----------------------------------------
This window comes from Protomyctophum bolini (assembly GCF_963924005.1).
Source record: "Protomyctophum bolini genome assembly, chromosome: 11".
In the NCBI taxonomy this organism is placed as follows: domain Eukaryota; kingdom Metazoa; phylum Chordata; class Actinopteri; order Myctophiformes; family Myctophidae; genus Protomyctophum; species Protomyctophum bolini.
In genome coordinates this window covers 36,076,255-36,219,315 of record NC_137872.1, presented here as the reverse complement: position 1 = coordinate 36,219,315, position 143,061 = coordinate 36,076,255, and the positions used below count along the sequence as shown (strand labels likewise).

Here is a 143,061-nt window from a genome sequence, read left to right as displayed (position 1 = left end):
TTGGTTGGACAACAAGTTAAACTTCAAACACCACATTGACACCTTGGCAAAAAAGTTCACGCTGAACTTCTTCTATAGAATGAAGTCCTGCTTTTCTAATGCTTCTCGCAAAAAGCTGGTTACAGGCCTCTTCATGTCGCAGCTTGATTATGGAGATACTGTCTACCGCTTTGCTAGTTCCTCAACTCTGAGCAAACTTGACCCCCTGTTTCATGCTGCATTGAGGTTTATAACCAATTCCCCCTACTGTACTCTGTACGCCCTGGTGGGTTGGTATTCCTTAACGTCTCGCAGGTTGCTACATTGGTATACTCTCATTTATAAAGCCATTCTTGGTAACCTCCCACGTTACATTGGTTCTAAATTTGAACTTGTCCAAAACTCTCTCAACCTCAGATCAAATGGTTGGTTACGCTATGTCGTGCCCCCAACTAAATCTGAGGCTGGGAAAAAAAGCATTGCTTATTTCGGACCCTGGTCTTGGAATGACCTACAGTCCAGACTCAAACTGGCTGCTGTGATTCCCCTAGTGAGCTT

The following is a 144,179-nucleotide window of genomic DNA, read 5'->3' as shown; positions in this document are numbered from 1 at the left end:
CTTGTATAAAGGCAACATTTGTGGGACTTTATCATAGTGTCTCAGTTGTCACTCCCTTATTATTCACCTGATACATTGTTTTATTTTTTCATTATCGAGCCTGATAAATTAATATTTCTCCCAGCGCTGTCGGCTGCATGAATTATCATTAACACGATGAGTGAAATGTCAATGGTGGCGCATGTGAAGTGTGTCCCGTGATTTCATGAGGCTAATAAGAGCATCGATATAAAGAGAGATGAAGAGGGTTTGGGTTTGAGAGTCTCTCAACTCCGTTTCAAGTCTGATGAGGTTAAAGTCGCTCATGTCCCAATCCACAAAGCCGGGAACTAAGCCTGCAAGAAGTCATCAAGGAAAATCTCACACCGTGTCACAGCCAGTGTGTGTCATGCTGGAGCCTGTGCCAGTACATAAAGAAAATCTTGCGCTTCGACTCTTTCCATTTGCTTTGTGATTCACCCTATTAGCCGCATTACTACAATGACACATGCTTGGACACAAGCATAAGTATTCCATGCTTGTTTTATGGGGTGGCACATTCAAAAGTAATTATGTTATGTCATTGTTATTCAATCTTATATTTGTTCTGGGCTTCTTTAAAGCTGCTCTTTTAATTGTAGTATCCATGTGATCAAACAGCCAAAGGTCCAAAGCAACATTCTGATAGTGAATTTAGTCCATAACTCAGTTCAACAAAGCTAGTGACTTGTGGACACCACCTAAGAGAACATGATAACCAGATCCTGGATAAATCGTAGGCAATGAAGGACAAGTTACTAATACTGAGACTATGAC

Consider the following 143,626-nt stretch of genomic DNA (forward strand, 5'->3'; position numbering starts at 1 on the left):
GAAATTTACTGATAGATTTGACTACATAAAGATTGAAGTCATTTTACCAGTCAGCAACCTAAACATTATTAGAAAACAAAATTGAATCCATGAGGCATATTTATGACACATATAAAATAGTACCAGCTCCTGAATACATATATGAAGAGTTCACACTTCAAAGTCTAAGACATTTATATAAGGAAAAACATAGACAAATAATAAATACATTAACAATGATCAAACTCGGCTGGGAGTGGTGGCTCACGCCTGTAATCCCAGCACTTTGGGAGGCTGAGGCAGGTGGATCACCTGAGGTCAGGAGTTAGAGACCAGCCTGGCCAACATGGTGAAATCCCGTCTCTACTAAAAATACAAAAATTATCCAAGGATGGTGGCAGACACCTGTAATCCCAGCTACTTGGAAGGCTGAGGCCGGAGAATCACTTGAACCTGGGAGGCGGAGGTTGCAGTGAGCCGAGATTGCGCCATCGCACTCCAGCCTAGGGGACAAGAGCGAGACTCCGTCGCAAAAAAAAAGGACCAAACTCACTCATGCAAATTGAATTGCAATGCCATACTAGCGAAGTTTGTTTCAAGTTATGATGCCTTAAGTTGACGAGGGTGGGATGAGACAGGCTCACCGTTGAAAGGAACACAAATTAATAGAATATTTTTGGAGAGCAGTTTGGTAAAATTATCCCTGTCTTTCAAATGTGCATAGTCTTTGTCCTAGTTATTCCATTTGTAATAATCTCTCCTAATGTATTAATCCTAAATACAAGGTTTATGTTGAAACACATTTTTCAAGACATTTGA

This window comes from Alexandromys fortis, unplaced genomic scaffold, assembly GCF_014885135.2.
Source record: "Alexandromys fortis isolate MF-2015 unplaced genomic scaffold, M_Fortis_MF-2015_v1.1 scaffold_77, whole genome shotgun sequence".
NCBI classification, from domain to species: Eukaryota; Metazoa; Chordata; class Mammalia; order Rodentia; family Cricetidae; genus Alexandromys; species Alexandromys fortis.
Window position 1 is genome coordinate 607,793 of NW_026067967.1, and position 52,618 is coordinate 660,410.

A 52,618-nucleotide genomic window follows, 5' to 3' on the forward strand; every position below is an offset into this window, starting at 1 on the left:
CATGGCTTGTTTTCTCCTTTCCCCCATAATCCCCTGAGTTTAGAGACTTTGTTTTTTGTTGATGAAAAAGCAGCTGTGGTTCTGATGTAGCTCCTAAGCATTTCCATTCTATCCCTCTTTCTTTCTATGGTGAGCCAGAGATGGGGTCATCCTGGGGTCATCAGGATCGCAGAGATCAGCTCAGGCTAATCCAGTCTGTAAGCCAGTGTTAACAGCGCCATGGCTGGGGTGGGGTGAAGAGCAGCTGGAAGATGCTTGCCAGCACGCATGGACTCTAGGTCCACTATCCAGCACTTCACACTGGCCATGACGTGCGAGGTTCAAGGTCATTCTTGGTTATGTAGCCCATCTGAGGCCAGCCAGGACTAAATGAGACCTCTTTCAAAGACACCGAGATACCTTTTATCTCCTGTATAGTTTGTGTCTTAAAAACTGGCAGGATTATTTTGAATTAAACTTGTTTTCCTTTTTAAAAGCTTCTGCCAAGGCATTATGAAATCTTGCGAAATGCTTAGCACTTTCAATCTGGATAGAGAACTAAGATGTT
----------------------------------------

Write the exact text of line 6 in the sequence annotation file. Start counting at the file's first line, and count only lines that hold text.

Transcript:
TTGGTTGGACAACAAGTTAAACTTCAAACACCACATTGACACCTTGGCAAAAAAGTTCACGCTGAACTTCTTCTATAGAATGAAGTCCTGCTTTTCTAATGCTTCTCGCAAAAAGCTGGTTACAGGCCTCTTCATGTCGCAGCTTGATTATGGAGATACTGTCTACCGCTTTGCTAGTTCCTCAACTCTGAGCAAACTTGACCCCCTGTTTCATGCTGCATTGAGGTTTATAACCAATTCCCCCTACTGTACTCTGTACGCCCTGGTGGGTTGGTATTCCTTAACGTCTCGCAGGTTGCTACATTGGTATACTCTCATTTATAAAGCCATTCTTGGTAACCTCCCACGTTACATTGGTTCTAAATTTGAACTTGTCCAAAACTCTCTCAACCTCAGATCAAATGGTTGGTTACGCTATGTCGTGCCCCCAACTAAATCTGAGGCTGGGAAAAAAAGCATTGCTTATTTCGGACCCTGGTCTTGGAATGACCTACAGTCCAGACTCAAACTGGCTGCTGTGATTCCCCTAGTGAGCTT